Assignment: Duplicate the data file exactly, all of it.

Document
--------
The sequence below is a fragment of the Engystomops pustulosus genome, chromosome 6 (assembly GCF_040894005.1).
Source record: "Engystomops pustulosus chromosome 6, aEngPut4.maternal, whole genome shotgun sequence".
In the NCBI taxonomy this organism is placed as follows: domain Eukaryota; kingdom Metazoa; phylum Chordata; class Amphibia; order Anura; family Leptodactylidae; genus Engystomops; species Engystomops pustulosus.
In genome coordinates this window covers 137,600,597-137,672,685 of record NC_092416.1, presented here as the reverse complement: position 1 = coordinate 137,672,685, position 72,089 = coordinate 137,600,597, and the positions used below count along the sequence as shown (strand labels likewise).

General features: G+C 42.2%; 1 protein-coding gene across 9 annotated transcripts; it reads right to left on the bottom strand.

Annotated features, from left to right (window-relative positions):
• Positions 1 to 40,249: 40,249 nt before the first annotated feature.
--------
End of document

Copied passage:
The sequence below is a fragment of the Engystomops pustulosus genome, chromosome 6 (assembly GCF_040894005.1).
Source record: "Engystomops pustulosus chromosome 6, aEngPut4.maternal, whole genome shotgun sequence".
In the NCBI taxonomy this organism is placed as follows: domain Eukaryota; kingdom Metazoa; phylum Chordata; class Amphibia; order Anura; family Leptodactylidae; genus Engystomops; species Engystomops pustulosus.
In genome coordinates this window covers 137,600,597-137,672,685 of record NC_092416.1, presented here as the reverse complement: position 1 = coordinate 137,672,685, position 72,089 = coordinate 137,600,597, and the positions used below count along the sequence as shown (strand labels likewise).

General features: G+C 42.2%; 1 protein-coding gene across 9 annotated transcripts; it reads right to left on the bottom strand.

Annotated features, from left to right (window-relative positions):
• Positions 1 to 40,249: 40,249 nt before the first annotated feature.